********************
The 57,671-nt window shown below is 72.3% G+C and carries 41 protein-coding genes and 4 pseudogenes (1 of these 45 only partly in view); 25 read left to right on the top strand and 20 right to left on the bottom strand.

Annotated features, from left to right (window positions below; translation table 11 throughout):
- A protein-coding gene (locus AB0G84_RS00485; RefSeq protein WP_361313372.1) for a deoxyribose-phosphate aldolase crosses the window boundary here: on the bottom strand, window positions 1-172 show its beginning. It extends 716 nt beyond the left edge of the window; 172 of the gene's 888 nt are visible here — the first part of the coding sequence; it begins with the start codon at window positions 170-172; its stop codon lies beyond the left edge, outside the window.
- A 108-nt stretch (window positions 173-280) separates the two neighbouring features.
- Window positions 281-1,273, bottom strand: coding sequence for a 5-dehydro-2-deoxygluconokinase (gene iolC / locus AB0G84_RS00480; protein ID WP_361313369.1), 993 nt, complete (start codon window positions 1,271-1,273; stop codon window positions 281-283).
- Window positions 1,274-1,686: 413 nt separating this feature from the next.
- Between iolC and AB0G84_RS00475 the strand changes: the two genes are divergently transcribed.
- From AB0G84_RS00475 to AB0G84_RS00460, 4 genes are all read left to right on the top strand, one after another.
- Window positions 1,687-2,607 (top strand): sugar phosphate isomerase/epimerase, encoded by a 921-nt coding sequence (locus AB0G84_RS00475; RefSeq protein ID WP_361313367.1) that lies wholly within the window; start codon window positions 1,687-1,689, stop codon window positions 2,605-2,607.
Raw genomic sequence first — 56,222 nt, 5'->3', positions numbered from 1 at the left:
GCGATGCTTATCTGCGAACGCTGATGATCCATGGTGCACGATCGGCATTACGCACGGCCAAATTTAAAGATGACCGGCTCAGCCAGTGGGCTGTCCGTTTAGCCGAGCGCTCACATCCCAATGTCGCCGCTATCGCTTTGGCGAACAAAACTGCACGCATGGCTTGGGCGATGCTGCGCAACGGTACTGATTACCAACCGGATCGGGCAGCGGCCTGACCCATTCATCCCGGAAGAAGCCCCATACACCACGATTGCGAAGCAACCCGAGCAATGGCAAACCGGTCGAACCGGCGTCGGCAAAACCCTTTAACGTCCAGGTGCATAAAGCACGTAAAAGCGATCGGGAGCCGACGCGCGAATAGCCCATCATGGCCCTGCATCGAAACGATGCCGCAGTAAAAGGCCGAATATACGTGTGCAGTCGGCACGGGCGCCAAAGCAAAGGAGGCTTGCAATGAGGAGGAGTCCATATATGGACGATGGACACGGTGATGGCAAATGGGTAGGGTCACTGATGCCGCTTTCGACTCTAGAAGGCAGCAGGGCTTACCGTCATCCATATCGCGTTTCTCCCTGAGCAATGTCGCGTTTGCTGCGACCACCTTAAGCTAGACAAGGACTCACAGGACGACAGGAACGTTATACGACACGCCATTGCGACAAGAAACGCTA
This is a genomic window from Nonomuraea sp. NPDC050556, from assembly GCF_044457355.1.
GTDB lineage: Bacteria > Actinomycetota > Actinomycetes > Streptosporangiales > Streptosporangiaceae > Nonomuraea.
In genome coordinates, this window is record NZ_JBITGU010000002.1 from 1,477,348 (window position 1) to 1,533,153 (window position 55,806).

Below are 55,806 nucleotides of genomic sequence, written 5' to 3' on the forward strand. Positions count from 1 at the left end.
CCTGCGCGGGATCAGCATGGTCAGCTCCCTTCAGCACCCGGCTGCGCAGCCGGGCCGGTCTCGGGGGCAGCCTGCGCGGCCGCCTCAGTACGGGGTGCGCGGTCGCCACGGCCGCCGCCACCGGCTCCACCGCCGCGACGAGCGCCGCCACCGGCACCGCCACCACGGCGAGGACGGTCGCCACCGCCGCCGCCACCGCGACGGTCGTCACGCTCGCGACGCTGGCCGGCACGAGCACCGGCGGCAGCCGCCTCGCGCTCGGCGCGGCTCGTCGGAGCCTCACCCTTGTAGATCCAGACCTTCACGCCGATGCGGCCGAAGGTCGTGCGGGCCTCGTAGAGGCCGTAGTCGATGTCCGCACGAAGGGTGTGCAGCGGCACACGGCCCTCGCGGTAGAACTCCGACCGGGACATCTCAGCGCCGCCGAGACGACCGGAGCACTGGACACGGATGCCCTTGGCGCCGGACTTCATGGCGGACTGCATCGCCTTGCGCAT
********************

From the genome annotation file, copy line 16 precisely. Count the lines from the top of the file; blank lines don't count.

CCTGCGCGGGATCAGCATGGTCAGCTCCCTTCAGCACCCGGCTGCGCAGCCGGGCCGGTCTCGGGGGCAGCCTGCGCGGCCGCCTCAGTACGGGGTGCGCGGTCGCCACGGCCGCCGCCACCGGCTCCACCGCCGCGACGAGCGCCGCCACCGGCACCGCCACCACGGCGAGGACGGTCGCCACCGCCGCCGCCACCGCGACGGTCGTCACGCTCGCGACGCTGGCCGGCACGAGCACCGGCGGCAGCCGCCTCGCGCTCGGCGCGGCTCGTCGGAGCCTCACCCTTGTAGATCCAGACCTTCACGCCGATGCGGCCGAAGGTCGTGCGGGCCTCGTAGAGGCCGTAGTCGATGTCCGCACGAAGGGTGTGCAGCGGCACACGGCCCTCGCGGTAGAACTCCGACCGGGACATCTCAGCGCCGCCGAGACGACCGGAGCACTGGACACGGATGCCCTTGGCGCCGGACTTCATGGCGGACTGCATCGCCTTGCGCAT